What do you do to build healthy relationships with the people you love? How do you ensure that time doesn’t fly by and years don’t pass without seeing your closest friends? Share in the comments section below!

Vitamix Best Practices

I adore my Vitamix. I use it at least once each week, and at different times of the year (depending on what type of meals we’re having, based on the season) I will sometimes use the Vitamix several times in one day.

The Vitamix can be used for all kinds of things, from the obvious smoothies and soups, to also making peanut butter, nut flour, and so much more. But while you’re having fun using your Vitamix, you definitely want to pay attention to some Vitamix best practices so that you can make the most out of this excellent piece of kitchen equipment.

Vitamix best practices

Blueberry banana smoothie!

Vitamix best practices:

1) Clean it immediately after using it. The Vitamix is very easy and straightforward to clean: just add some hot water and a couple drops of dish soap, then blend on high speed for 60 seconds or so. However, the longer that you leave the blender with dried food on the inside of the container, the harder it will be to clean! Wash it immediately to make cleaning a snap.

2) Use the correct container for different foods. This means using the wet-blade container for wet ingredients, the dry-blade container for dry ingredients, and the massive (standard) container for bigger batches. The different styles of blades really will have a different impact on your ingredients!

If you want to use your Vitamix like a food processor, go with the smaller wet-blade container; it’s a little wider so it’s easier to “process” instead of blend when you use that one (as compared to the taller standard container, which is better for smoothies and soups).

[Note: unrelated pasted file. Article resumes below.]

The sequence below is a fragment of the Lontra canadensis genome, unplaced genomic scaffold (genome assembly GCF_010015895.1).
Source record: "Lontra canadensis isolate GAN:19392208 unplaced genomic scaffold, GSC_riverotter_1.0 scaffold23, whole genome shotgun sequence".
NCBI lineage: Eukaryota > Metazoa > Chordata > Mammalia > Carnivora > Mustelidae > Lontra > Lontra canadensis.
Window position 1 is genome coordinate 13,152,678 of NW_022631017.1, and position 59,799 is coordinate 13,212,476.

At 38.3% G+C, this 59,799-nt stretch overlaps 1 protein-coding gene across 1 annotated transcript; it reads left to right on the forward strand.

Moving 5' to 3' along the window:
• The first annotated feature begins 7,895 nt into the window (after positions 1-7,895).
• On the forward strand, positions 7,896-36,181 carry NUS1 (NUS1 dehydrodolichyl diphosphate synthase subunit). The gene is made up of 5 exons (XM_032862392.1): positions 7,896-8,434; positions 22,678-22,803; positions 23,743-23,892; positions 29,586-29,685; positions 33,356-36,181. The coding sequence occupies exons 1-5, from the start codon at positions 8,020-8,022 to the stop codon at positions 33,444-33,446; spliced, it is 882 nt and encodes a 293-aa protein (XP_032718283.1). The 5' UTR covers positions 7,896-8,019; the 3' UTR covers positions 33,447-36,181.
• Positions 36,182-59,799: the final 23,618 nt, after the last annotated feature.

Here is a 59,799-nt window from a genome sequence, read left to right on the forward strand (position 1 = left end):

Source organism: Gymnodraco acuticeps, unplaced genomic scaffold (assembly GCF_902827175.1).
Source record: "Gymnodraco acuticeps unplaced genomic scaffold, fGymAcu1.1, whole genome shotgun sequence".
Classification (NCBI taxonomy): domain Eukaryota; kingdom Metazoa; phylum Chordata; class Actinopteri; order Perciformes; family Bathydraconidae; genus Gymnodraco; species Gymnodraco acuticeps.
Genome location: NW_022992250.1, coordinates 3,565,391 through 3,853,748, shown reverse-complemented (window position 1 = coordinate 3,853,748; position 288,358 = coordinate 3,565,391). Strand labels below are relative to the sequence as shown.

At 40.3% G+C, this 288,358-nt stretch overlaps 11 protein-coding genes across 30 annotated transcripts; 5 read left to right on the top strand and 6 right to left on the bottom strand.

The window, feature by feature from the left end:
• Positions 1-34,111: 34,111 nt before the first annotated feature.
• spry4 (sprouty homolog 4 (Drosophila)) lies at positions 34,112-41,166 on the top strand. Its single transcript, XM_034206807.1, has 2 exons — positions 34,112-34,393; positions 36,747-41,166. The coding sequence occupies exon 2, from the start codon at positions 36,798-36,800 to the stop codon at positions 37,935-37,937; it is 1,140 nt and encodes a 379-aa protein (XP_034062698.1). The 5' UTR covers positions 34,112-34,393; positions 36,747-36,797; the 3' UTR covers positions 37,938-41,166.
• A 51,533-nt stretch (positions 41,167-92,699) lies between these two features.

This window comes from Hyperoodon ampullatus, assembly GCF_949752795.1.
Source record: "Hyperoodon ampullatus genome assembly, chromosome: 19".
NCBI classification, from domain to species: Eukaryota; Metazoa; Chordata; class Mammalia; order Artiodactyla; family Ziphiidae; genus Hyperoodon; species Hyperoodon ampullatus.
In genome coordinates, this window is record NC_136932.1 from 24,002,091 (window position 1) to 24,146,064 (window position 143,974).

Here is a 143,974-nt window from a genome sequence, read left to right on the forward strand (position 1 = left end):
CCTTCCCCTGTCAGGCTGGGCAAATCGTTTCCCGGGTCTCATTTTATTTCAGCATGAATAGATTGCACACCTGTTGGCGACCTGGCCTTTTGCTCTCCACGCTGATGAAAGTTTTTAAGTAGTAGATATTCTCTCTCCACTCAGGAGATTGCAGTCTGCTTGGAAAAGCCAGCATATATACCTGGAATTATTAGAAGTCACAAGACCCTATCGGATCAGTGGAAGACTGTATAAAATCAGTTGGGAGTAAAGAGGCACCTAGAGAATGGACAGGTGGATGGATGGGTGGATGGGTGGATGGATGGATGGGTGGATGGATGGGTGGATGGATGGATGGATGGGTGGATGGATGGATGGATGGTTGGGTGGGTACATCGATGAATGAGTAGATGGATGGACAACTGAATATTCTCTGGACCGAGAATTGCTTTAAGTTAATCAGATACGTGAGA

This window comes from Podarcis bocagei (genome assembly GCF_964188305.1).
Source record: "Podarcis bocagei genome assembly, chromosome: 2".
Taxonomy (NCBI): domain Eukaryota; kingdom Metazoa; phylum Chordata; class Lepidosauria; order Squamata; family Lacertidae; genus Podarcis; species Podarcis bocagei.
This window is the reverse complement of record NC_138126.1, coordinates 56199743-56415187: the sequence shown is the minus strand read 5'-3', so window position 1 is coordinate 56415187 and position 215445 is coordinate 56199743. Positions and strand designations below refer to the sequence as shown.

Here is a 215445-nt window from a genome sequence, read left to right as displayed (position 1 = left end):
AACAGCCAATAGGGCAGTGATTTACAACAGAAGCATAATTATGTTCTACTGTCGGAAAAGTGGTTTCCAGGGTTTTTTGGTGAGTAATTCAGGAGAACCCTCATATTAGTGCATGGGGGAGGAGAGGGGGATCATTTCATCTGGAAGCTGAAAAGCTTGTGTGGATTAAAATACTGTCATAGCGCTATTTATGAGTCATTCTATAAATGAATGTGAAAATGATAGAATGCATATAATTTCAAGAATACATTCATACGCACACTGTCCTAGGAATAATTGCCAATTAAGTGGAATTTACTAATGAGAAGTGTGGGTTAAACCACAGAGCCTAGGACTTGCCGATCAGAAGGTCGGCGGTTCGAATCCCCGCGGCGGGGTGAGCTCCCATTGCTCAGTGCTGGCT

green smoothie recipe

One of my favorite green smoothie recipes.

3) Learn how to use the tamper effectively. This is super important when looking at Vitamix best practices! Be very careful to only use the tamper when the machine is turned off. The tamper is an awesome tool when you are processing food and trying to make nut butters, etc.

After the initial blend, turn off the machine, use your spatula to get the ingredients off the sides of the container, then use the tamper to mush it all down towards the blades. Replace and secure the lid before turning the machine on again to continue blending.

4) Get beyond the recipes on that Vitamix provides for you. It’s not that they are bad recipes; there just aren’t a ton of great ones that they provide. For Vitamix best practices, I recommend adapting recipes you already know and love to your Vitamix (such as blended soups, etc.).

5) If you have smaller amounts of ingredients in the Vitamix, choose a setting around 5—7. When you do this, you’re ensuring that the blades move in such a way as to not just whip the ingredients up around the sides of the container, but instead actually puree the ingredients. Choosing a setting around 5—7 is a good idea when you’re making something like nut butter; if you’re blending a smoothie, always choose the highest setting.

What’s your favorite blender? Do you have a Vitamix? What kitchen appliance could you not live without? Share in the comments section below!

I have no affiliation with Vitamix and was not compensated in any way for this article.